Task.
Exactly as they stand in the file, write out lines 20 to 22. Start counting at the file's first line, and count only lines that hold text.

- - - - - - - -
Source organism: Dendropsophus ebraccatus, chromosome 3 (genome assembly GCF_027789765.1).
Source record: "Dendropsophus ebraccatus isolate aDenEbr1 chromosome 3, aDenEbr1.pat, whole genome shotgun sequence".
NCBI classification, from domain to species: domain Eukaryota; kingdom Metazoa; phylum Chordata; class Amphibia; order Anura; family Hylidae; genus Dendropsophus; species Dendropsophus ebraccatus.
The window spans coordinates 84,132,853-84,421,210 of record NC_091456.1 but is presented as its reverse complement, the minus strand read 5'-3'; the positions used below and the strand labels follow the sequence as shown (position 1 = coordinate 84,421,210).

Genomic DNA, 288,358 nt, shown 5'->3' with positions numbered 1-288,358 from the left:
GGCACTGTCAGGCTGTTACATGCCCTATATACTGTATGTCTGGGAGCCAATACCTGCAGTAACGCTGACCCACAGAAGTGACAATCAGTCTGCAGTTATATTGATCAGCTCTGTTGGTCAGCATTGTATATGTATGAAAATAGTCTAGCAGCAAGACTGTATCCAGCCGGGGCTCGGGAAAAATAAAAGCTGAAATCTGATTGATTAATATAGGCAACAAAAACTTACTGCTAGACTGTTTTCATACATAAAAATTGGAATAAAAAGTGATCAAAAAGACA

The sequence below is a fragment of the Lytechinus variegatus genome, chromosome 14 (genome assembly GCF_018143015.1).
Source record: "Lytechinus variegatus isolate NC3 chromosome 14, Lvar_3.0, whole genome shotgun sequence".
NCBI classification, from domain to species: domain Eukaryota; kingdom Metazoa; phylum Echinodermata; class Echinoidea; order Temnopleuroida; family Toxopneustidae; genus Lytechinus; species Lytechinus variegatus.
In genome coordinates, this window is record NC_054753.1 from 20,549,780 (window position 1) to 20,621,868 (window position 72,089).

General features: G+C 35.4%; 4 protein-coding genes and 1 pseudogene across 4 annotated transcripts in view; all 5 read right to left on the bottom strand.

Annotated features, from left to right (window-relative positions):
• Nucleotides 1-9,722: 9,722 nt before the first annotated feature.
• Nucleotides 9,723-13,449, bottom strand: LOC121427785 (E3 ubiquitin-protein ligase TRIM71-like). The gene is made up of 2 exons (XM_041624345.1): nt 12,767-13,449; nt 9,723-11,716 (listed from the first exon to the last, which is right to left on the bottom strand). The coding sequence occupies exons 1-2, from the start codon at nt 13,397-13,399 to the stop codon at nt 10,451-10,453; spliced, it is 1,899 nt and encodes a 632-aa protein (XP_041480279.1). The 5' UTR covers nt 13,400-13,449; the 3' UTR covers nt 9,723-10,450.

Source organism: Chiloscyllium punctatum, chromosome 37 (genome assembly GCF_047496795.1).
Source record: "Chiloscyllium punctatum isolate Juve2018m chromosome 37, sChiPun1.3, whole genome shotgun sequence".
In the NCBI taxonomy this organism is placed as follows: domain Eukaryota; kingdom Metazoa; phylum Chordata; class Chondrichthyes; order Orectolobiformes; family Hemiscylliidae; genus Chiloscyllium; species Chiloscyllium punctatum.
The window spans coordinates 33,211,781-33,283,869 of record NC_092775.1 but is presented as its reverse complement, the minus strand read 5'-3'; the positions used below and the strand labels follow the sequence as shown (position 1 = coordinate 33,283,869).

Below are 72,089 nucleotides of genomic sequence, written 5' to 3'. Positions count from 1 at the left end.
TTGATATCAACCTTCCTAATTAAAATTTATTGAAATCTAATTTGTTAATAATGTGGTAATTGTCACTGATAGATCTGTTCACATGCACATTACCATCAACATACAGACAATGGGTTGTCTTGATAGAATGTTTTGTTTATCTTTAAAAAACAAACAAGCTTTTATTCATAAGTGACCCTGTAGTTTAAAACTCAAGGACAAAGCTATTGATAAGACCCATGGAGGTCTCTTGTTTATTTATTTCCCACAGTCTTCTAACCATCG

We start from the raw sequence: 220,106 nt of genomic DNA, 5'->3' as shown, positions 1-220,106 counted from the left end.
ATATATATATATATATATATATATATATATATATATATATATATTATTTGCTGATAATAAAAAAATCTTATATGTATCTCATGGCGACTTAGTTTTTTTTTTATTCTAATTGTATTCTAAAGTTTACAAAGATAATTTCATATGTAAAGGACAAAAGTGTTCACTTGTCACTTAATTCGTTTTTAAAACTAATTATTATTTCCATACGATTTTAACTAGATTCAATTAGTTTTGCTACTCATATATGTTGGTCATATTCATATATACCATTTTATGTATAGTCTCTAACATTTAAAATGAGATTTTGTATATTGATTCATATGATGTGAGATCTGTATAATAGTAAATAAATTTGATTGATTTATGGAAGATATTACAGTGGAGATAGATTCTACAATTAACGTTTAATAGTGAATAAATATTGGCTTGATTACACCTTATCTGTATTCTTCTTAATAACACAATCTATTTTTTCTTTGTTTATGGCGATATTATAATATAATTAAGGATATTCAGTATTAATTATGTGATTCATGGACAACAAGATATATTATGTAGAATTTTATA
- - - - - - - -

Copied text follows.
TTGATATCAACCTTCCTAATTAAAATTTATTGAAATCTAATTTGTTAATAATGTGGTAATTGTCACTGATAGATCTGTTCACATGCACATTACCATCAACATACAGACAATGGGTTGTCTTGATAGAATGTTTTGTTTATCTTTAAAAAACAAACAAGCTTTTATTCATAAGTGACCCTGTAGTTTAAAACTCAAGGACAAAGCTATTGATAAGACCCATGGAGGTCTCTTGTTTATTTATTTCCCACAGTCTTCTAACCATCG

We start from the raw sequence: 220,106 nt of genomic DNA, 5'->3' as shown, positions 1-220,106 counted from the left end.
ATATATATATATATATATATATATATATATATATATATATATATTATTTGCTGATAATAAAAAAATCTTATATGTATCTCATGGCGACTTAGTTTTTTTTTTATTCTAATTGTATTCTAAAGTTTACAAAGATAATTTCATATGTAAAGGACAAAAGTGTTCACTTGTCACTTAATTCGTTTTTAAAACTAATTATTATTTCCATACGATTTTAACTAGATTCAATTAGTTTTGCTACTCATATATGTTGGTCATATTCATATATACCATTTTATGTATAGTCTCTAACATTTAAAATGAGATTTTGTATATTGATTCATATGATGTGAGATCTGTATAATAGTAAATAAATTTGATTGATTTATGGAAGATATTACAGTGGAGATAGATTCTACAATTAACGTTTAATAGTGAATAAATATTGGCTTGATTACACCTTATCTGTATTCTTCTTAATAACACAATCTATTTTTTCTTTGTTTATGGCGATATTATAATATAATTAAGGATATTCAGTATTAATTATGTGATTCATGGACAACAAGATATATTATGTAGAATTTTATA